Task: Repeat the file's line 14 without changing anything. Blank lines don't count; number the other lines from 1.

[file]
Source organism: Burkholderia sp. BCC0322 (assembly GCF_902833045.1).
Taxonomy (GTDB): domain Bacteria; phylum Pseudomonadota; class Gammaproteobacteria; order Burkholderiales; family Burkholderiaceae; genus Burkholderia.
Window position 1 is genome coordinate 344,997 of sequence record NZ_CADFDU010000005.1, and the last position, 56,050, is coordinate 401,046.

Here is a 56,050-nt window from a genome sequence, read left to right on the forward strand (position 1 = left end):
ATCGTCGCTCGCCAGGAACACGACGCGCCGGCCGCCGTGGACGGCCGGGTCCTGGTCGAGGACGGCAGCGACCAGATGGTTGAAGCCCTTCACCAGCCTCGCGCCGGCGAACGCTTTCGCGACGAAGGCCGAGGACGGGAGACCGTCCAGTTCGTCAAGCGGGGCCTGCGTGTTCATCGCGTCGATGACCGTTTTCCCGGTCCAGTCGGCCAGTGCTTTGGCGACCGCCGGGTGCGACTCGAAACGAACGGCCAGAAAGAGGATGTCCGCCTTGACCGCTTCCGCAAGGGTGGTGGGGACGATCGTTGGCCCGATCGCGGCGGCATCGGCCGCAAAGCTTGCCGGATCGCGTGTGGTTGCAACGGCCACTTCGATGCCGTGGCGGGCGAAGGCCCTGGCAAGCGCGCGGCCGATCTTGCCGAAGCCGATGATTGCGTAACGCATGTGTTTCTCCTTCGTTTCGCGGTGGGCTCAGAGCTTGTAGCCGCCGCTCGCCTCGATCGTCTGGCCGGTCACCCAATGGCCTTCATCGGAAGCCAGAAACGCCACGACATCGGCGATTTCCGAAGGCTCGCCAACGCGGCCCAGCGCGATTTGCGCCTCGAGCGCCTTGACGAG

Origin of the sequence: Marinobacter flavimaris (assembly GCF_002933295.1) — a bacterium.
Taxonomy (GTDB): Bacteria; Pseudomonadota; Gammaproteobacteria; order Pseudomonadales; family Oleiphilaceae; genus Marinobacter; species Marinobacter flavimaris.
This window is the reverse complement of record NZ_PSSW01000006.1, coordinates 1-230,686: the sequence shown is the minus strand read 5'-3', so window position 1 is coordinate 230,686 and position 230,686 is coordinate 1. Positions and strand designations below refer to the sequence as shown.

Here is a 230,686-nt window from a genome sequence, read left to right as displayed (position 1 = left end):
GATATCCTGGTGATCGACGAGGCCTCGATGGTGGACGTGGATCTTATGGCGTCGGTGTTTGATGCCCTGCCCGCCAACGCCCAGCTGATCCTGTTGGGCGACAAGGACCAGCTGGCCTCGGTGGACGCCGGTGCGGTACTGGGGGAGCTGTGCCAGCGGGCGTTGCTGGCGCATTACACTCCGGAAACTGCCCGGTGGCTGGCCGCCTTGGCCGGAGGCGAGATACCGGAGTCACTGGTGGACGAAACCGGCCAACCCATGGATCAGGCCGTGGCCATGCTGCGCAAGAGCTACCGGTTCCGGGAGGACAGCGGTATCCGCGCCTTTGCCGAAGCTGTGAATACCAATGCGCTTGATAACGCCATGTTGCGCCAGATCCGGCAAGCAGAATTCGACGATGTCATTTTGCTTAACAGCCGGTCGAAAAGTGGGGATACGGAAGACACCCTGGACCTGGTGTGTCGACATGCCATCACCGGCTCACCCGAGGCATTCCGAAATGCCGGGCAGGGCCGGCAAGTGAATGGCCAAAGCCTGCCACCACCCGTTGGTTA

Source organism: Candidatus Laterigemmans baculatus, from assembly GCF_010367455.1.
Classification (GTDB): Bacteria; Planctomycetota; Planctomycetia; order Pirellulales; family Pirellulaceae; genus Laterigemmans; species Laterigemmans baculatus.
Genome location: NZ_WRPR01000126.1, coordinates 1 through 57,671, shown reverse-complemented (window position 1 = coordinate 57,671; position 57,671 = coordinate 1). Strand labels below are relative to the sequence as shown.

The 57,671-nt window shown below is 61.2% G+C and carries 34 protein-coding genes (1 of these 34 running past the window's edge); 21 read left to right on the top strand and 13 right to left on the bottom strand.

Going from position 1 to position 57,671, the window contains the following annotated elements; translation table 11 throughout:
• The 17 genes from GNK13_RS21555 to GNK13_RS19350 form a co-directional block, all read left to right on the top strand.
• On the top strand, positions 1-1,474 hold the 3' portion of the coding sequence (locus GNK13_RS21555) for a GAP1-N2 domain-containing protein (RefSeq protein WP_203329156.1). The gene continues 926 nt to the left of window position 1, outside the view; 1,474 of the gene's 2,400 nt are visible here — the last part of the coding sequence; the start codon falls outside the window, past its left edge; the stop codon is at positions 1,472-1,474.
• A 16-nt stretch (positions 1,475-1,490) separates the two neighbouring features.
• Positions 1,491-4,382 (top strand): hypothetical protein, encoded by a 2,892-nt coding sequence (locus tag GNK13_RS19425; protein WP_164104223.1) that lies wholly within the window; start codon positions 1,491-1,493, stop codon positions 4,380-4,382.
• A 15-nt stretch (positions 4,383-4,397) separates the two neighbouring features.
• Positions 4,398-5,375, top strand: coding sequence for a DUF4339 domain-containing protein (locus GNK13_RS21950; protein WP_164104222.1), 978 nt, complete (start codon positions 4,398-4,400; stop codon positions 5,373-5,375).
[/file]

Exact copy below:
The 57,671-nt window shown below is 61.2% G+C and carries 34 protein-coding genes (1 of these 34 running past the window's edge); 21 read left to right on the top strand and 13 right to left on the bottom strand.